New Official Transformers Album Gathers Music From The Strangest Places

Illustration for article titled New Official Transformers Album Gathers Music From The Strangest Places

On Thursday Hasbro and Sony released Transformers Roll Out, an album featuring transforming robot inspired tracks from ten very different artists, including Danish alt rock band Mew and Gavin Rossdale’s Bush. Let’s give it a listen!


While it will never supplant the soundtrack to 1986's Transformers: The Movie as the official album of fandom’s collective heart, Hasbro’s new mix of mostly hard-hitting tracks has been growing on me since I purchased it via iTunes yesterday for $9.99.

The album opens with the title track, “Roll Out,” from relatively unknown group Mount Holly, whose lead guitarist served as producer on the album. The band’s first album arrives this summer, so consider this a taste of things to come.

The press release calls them alt-rock, which I suppose fits the track, though I’m getting some classic metal vibes here as well, which suits the subject matter quite well. You can watch the band perform an acoustic version of the song here.

The second track on the album comes from British rockers Bush, specifically from the 2014 album Man on the Run. I was led to believe that all of the tracks on the album were original, yet Bush has been performing “This House is on Fire” for several years now.

It’s a nice enough tune but it doesn’t really feel like it fits here. Perhaps it’s the fact that it wasn’t written for the album, or maybe I just never moved on from “Machinehead.”

Next we have one of my favorite tracks on the album, “Gigantik” by The Crash Kings, an alt-rock band I’m not familiar with. I plan on rectifying that shortly, as this song is epic.

What an amazing sound coming from just three people. Antonio Beliveau does strange and wonderful things on the clavinet. Pretty sure he’s riffing on the keyboards from Vince DiCola’s Transformers: The Movie work, and he’s nailing it.


Mew! I’ve loved Mew for years, tearing my throat out trying to sing along with Jonas Bjerre’s high-pitched vocals. While some of the band’s newer stuff gets me a little lost, “Count to Ten” brings me right back to 2005's And the Glass Handed Kites.

An original track created for the album, “Count To Ten” is a perfect marriage of softness and speed, power and melancholy. I am almost positive it’s a love story between Optimus Prime and Megatron.


There are several reasons to love Transformers Roll Out’s fifth track, “Into The Fire” by Elle Rae.

It’s got powerful female vocals. It drives hard. And I am pretty sure Elle Rae is Lisa Harriton, who co-wrote “Everything is Awesome” from The LEGO Movie. It’s pretty awesome.


“We are the exiled ones / the lost daughters and sons of Cybertron.” I should not be getting teary over a stupid song about Transformers, yet here we are with song number six. Sadly there is no official YouTube embed for “Exiled” by the band Spurs, but there might be unofficial ones out there, or you can listen to snippet via Amazon or iTunes.


Here’s an unofficial YouTube album rip, which I’ll link for songs six, seven and eight. If it goes away, it goes away.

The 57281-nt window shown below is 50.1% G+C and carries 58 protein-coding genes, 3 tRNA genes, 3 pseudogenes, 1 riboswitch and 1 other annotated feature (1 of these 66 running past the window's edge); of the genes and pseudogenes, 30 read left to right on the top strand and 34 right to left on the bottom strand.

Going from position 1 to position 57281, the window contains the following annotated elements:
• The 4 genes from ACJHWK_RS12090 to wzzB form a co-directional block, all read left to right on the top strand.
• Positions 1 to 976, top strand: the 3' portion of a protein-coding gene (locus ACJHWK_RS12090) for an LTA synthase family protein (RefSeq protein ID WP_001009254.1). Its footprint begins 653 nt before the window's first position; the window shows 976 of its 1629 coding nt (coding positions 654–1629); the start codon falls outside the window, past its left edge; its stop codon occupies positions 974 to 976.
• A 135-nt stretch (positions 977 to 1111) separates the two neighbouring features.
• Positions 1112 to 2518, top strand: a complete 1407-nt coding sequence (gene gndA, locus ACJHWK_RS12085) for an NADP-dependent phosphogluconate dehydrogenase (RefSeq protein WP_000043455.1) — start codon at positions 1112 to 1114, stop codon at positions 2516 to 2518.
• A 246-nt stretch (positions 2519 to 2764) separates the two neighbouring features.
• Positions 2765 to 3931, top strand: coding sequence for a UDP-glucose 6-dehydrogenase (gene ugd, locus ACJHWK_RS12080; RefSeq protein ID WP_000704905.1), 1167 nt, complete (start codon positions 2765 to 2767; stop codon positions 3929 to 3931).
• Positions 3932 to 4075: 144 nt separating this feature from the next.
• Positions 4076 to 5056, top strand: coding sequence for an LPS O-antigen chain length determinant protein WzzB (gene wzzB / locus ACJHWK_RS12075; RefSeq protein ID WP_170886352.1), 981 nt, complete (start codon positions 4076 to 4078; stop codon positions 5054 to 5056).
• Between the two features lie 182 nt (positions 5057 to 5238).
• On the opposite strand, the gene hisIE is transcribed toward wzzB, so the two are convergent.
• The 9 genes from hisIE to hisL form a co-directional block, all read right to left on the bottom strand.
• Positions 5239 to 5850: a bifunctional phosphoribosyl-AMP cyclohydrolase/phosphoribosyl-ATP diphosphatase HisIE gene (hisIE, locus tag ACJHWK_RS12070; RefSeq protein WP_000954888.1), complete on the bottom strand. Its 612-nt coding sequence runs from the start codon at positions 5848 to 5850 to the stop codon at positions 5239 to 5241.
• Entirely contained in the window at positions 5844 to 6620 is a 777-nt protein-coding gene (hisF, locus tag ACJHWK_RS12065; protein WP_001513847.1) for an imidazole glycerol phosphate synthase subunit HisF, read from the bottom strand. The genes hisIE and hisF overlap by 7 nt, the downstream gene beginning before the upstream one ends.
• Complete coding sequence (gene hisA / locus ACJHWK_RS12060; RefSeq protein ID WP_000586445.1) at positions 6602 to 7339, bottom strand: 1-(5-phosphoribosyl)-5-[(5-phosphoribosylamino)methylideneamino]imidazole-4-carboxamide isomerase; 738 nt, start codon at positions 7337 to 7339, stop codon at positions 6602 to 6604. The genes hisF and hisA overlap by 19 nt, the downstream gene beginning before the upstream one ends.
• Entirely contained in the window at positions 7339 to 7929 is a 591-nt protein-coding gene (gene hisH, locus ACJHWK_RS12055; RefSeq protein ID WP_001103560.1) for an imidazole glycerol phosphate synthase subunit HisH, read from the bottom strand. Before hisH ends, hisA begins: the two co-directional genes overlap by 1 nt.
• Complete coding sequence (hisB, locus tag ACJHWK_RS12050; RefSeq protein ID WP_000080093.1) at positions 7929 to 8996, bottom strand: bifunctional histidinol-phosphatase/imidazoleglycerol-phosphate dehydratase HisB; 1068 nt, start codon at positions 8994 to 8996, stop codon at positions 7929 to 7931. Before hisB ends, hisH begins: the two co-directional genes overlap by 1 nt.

It’s slow and savory and just a little sad. Stupid eyes watering.

I really like track seven as well. It’s called “Just a Spark,” and it’s performed by Jameson Burt, who also happens to be the lead singer for Mount Holly. (23:08)

Nice driving rhythm to this one, and he also incorporates “One shall stand, one shall fall,” into the song, making him maybe the second performer on the album to do that. It’s a good line!


Rock band Ours has been putting out albums since 2001, but I’ve never heard them until now. If “Stronger” here is any indication, they’re pretty fantastic. (26:41)

It flirts with fantasy metal at times, which feels right given that Transformers are both of those things. Lead singer Jimmy Gnecco has some amazing pipes on him.


The next to last track in our musical tour of The Transformers comes by way of a more indie, folk pop sort of band called Darby. Modern Man smacks of vintage rock. I might taste a little bit of Bowie in there.


The video here is from 2015 and suggests the song was being writter for a new Transformers video game. Perhaps they were confused over the nature of the project, or maybe their own tune tripped them out. I can dig it.


Transformers Roll Out ends with a revolution. “Our Revolution” from the band Born Cages.

At first I was confused as to what a revolution had to do with Transformers. Then I remembered years and years of IDW comics and went “oh yeah.” A nice tune, though I would have preferred the album end on a more powerful note. Something less angsty early Decepticon.


Overall I am pleased with my purchase of Transformers Roll Out, the first full album I’ve bought from iTunes in years. It’s got a new song from one of my favorite bands, and not-so-new song from another, and several fresh faces that will be popping up in my music rotation for years to come.


Knowing I share a love for Transformers with all of these acts helps. Til all are one and all that.

Kotaku elder, lover of video games, keyboards, toys, snacks, and other unsavory things.



I’m still a fan of Bush after all these years, but the modern albums with Chris Traynor on lead and Cory Britz on bass are missing some of the charm of the Nigel Pulsford/Dave Parsons Bush-classic days. Still a great band, though. I picked up my first guitar trying to learn Glycerine and Machinehead and can still play most of their old stuff. Wish this Transformers album featured a new track or at least a leftover B-side, I’d be all over that... single track.

...maybe I just never moved on from “Machinehead.”

They released 3 more amazing albums with the original lineup after Sixteen Stone- Albini produced and Abbey Road recorder Razorblade Suitcase in 1996, 1999's The Science of Things (probably my favorite), and also the stellar Golden State in 2001.